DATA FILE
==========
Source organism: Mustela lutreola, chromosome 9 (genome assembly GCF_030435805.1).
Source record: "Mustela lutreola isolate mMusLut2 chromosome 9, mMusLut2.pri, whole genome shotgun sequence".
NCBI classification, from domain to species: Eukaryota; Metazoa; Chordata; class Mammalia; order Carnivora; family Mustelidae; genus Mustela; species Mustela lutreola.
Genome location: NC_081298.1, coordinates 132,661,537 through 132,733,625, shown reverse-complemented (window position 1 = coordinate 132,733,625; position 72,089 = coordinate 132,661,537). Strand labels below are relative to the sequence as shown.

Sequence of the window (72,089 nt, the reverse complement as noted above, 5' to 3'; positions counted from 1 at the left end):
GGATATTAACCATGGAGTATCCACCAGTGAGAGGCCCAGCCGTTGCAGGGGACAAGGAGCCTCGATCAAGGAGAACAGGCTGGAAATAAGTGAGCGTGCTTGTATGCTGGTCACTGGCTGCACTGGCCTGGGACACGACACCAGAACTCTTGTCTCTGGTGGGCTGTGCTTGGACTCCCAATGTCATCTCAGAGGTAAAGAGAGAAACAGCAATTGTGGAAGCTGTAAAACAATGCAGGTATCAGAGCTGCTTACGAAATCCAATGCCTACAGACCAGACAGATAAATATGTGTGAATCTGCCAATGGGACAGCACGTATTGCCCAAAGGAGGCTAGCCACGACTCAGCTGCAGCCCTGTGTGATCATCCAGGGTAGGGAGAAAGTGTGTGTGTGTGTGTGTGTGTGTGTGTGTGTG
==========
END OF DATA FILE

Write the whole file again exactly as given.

Source organism: Mustela lutreola, chromosome 9 (genome assembly GCF_030435805.1).
Source record: "Mustela lutreola isolate mMusLut2 chromosome 9, mMusLut2.pri, whole genome shotgun sequence".
NCBI classification, from domain to species: Eukaryota; Metazoa; Chordata; class Mammalia; order Carnivora; family Mustelidae; genus Mustela; species Mustela lutreola.
Genome location: NC_081298.1, coordinates 132,661,537 through 132,733,625, shown reverse-complemented (window position 1 = coordinate 132,733,625; position 72,089 = coordinate 132,661,537). Strand labels below are relative to the sequence as shown.

Sequence of the window (72,089 nt, the reverse complement as noted above, 5' to 3'; positions counted from 1 at the left end):
GGATATTAACCATGGAGTATCCACCAGTGAGAGGCCCAGCCGTTGCAGGGGACAAGGAGCCTCGATCAAGGAGAACAGGCTGGAAATAAGTGAGCGTGCTTGTATGCTGGTCACTGGCTGCACTGGCCTGGGACACGACACCAGAACTCTTGTCTCTGGTGGGCTGTGCTTGGACTCCCAATGTCATCTCAGAGGTAAAGAGAGAAACAGCAATTGTGGAAGCTGTAAAACAATGCAGGTATCAGAGCTGCTTACGAAATCCAATGCCTACAGACCAGACAGATAAATATGTGTGAATCTGCCAATGGGACAGCACGTATTGCCCAAAGGAGGCTAGCCACGACTCAGCTGCAGCCCTGTGTGATCATCCAGGGTAGGGAGAAAGTGTGTGTGTGTGTGTGTGTGTGTGTGTGTGTG